There’s no shortage of tiny sticks that you can plug into the HDMI port of your TV to stream internet video. But most rely on WiFi to do it.

The MK802 V is one of the first models I’ve seen with an Ethernet jack. It also happens to WiFi, a speedy processor, and Google Android software that lets you run Android Apps on your TV.

You can pick one up for AliExpress, where the MK802 V has a list price of $119, but it’s currently selling for $107.10.

mk802 v

The TV stick features a Rockchip RK3288 processor, 2GB of RAM, and 8GB of storage. It also has a microSd card slot for removable storage.

It features an HDMI port, 802.11n WiFi dual-band with an external antenna and Bluetooth 4.0. There’s also a USB port, 2 micro USB ports, and an IR port.

The device runs Google Android 4.4 KitKat software and comes with the XBMC media player app pre-installed.

While the MK802 V isn’t the first Android-powered TV box to feature an Ethernet jack, it’s one of the first stick-shaped models to have one. This feature could come in handy if you don’t have WiFi in your home or want a more reliable wired internet connection.

via and CNX Software

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14 replies on “MK802 V is a TV stick with RK3288 CPU and an Ethernet jack”

  1. Interesting piece.
    Just wait for a custom ROM to come out.
    The enthusiasts rule over the manufacturer when it comes to support.

  2. I agree with zdanee…although a linux distro would be fine instead of windows.

    1. Like MK802 V LE (Linux Edition ?), Rikomagic do this kind of stuff for several of their Rockchip sticks/setopbox with pikuntu (ubuntu tweaked for Rockchip) there is XFCE version that looks fine on RK3288. Gnome3/cinnamon should just work fine on this stuff too. They have done at least MK802 III LE (RK3066), MK802 IV LE (RK3188) (keys with LXDE) and MK902 LE (RK3188 settop with cinnamon or gnome classic ?) and MK902 II LE (RK3288 settop with XFCE)

  3. The next time I buy such a stick, it will run Windows 8.1 (or 10), will have 2GB RAM, 32-64GB eMMC, passive cooling and will be ~$100. I’m holding off until then.

    1. I understand the sentiment. One can eventually tie quite a chunk of change up in a long parade of “not quite useful” Android-based Chinese TV Boxes. Between underengineered hardware and Google’s crippling of Andriod for non-mobile purposes (damn you ChromeOS) I wonder if we can ever be free of the whims of Redmond.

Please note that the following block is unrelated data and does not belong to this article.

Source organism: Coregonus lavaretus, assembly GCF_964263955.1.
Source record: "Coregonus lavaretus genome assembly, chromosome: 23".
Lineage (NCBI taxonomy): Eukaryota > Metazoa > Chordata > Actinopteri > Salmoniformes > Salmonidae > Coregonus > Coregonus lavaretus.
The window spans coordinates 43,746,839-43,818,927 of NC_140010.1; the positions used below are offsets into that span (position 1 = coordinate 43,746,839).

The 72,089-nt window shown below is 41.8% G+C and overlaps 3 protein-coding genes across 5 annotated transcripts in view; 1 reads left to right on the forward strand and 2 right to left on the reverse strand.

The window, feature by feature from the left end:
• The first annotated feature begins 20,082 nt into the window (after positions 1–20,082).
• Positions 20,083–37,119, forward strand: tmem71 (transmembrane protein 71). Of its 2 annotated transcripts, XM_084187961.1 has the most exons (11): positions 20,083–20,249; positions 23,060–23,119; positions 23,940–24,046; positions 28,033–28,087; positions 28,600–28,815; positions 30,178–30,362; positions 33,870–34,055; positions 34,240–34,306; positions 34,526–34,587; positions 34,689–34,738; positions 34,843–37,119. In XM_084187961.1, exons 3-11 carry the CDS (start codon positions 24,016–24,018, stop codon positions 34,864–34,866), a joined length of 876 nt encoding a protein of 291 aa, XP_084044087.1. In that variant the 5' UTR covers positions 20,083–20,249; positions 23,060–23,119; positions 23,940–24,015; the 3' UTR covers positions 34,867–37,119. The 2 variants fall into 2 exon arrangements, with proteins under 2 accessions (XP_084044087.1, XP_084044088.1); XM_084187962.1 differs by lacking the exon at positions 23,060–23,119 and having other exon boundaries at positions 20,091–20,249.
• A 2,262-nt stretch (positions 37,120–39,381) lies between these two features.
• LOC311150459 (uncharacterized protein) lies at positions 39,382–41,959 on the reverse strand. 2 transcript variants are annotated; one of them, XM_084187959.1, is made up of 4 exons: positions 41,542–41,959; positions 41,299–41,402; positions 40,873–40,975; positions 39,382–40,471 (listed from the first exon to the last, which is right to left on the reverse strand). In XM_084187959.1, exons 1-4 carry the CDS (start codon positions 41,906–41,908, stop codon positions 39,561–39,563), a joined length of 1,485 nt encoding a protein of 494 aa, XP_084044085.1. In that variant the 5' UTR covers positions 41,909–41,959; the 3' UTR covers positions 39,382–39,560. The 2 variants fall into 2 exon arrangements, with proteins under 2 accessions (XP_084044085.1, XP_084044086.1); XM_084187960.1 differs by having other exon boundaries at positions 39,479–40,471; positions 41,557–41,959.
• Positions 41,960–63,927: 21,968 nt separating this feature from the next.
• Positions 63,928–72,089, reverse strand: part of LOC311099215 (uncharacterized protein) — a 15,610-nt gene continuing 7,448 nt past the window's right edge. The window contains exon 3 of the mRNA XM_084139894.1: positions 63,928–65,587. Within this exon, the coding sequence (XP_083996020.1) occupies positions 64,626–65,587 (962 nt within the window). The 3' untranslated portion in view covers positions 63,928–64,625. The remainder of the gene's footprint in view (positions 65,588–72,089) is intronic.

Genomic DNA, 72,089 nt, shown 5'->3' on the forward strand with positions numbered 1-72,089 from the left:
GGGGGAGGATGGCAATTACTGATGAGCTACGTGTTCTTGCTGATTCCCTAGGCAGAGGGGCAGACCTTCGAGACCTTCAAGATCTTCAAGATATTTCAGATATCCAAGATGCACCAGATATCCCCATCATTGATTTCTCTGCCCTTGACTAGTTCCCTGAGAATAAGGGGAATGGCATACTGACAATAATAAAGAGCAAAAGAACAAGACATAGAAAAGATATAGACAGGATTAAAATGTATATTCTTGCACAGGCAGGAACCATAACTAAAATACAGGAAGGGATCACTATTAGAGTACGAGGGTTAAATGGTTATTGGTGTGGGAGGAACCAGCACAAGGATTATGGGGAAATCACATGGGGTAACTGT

1. Yeah, I had more than one run with these sticks. First thing that got me by surprise is the lack of resolutions these thing support. You can either use a 720p screen or a 1080p. Nothing else. Well, I for one use a 1680×1050 screen, and I’m not planning to change it. I figured there will be a way to change the resolution in Android, but no, the best I got was an upscaled 720p on the 1680×1050 screen. We are in 2014, I think supporting various resolutions is not a big thing to ask… Oh, well.
        The second thing these cheapo boxes share is the awful quality of the eMMC included. They are not only slow, but if you try to move big files or just simply work them too much, they will hang. At that point you’ll have to reboot your device. This is a common thing in cheap tablets as well, there certainly is enough processing power in these, but try to install a 500-600MB game and they will die there and then. Sadly this is a problem you won’t be able to read about in a review or see by the specs. So, no more cheap Android for me.
        As for a $100 windows desktop, I think it’s certainly possible. Take a $120 Toshiba Encore, take out the battery and the screen, double the RAM and the eMMC instead, and put it in a box. Done.

        1. The reason for the resolution is:
          1. Media consumption is the major use case and the media comes in 720p or 1080 these days. They are expanding to 4k for similar reasons
          2. You plug into tvs that are either 1080p or 1080i at best which is 720p
          Also I believe whilst eMMC is poor the reason you get the lag is poor implementation of ROMs which is indicative of most Chinese off brands as they do not invest in software to maximise profit.
          I do agree the user experience is woeful.

    2. There is one. Ecs liva mini Pc. Runs ubuntu and windows. I currently using one with windows 10 technical preview. Not bad at all.

      1. Looks interesting! My only concern is the N2807 CPU, seems a bit underpowered even compared to a Z3740. What is your experience with it?

        1. Daily general use – office apps, web and media. You can even use it as media center and stream hd content with no sweat . All my media stored on deddicated home nas so I don’t mind the lack of big hdd. I have z3740 on my dell venue 8 pro tablet, the experience pretty much the same. I had couple of Android sticks and even odroid x and I do like the concept but in this price tange liva is better value.

    3. Amen. Agree with you on all points. Anything spec-ed below that is a waste of money.
      I didn’t need the stick form-factor or windows, and the chromebox is a complete dream… under ubuntu it even displays different desktops to 2 monitors (full custom resolutions on each monitor). I tried steam casting on it last night (over gigabit ethernet), and it kept up just fine. These Chinese sticks are a tax on the stupid.

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